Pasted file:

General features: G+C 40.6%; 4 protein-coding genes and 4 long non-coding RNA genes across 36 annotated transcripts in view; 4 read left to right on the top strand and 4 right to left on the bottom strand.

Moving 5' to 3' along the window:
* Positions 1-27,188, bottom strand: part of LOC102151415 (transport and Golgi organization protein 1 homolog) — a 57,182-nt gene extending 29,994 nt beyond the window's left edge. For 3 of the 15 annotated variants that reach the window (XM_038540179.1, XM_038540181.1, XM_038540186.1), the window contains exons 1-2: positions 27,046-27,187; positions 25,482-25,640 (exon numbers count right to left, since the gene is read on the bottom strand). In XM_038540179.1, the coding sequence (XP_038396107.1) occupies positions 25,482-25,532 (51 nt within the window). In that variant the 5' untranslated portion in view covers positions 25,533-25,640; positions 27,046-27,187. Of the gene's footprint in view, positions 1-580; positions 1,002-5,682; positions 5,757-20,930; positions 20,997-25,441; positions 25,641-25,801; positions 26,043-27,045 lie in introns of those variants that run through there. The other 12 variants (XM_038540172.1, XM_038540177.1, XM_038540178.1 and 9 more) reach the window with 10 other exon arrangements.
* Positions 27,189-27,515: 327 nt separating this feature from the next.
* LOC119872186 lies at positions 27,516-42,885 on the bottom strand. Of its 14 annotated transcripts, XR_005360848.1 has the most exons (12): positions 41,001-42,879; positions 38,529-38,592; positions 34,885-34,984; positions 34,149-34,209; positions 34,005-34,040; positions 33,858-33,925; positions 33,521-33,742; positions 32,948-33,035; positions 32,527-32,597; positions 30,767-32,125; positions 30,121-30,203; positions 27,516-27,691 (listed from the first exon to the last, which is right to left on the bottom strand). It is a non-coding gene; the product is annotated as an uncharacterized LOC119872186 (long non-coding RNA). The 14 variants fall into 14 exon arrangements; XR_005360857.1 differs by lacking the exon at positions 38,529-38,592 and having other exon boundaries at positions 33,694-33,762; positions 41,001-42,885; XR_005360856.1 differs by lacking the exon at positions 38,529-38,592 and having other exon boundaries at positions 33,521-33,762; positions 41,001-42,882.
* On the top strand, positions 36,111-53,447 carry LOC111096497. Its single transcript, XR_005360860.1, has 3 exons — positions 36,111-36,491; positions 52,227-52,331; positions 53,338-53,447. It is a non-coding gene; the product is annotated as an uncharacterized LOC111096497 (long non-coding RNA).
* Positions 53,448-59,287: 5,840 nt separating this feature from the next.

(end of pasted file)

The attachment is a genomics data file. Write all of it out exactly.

General features: G+C 40.6%; 4 protein-coding genes and 4 long non-coding RNA genes across 36 annotated transcripts in view; 4 read left to right on the top strand and 4 right to left on the bottom strand.

Moving 5' to 3' along the window:
* Positions 1-27,188, bottom strand: part of LOC102151415 (transport and Golgi organization protein 1 homolog) — a 57,182-nt gene extending 29,994 nt beyond the window's left edge. For 3 of the 15 annotated variants that reach the window (XM_038540179.1, XM_038540181.1, XM_038540186.1), the window contains exons 1-2: positions 27,046-27,187; positions 25,482-25,640 (exon numbers count right to left, since the gene is read on the bottom strand). In XM_038540179.1, the coding sequence (XP_038396107.1) occupies positions 25,482-25,532 (51 nt within the window). In that variant the 5' untranslated portion in view covers positions 25,533-25,640; positions 27,046-27,187. Of the gene's footprint in view, positions 1-580; positions 1,002-5,682; positions 5,757-20,930; positions 20,997-25,441; positions 25,641-25,801; positions 26,043-27,045 lie in introns of those variants that run through there. The other 12 variants (XM_038540172.1, XM_038540177.1, XM_038540178.1 and 9 more) reach the window with 10 other exon arrangements.
* Positions 27,189-27,515: 327 nt separating this feature from the next.
* LOC119872186 lies at positions 27,516-42,885 on the bottom strand. Of its 14 annotated transcripts, XR_005360848.1 has the most exons (12): positions 41,001-42,879; positions 38,529-38,592; positions 34,885-34,984; positions 34,149-34,209; positions 34,005-34,040; positions 33,858-33,925; positions 33,521-33,742; positions 32,948-33,035; positions 32,527-32,597; positions 30,767-32,125; positions 30,121-30,203; positions 27,516-27,691 (listed from the first exon to the last, which is right to left on the bottom strand). It is a non-coding gene; the product is annotated as an uncharacterized LOC119872186 (long non-coding RNA). The 14 variants fall into 14 exon arrangements; XR_005360857.1 differs by lacking the exon at positions 38,529-38,592 and having other exon boundaries at positions 33,694-33,762; positions 41,001-42,885; XR_005360856.1 differs by lacking the exon at positions 38,529-38,592 and having other exon boundaries at positions 33,521-33,762; positions 41,001-42,882.
* On the top strand, positions 36,111-53,447 carry LOC111096497. Its single transcript, XR_005360860.1, has 3 exons — positions 36,111-36,491; positions 52,227-52,331; positions 53,338-53,447. It is a non-coding gene; the product is annotated as an uncharacterized LOC111096497 (long non-coding RNA).
* Positions 53,448-59,287: 5,840 nt separating this feature from the next.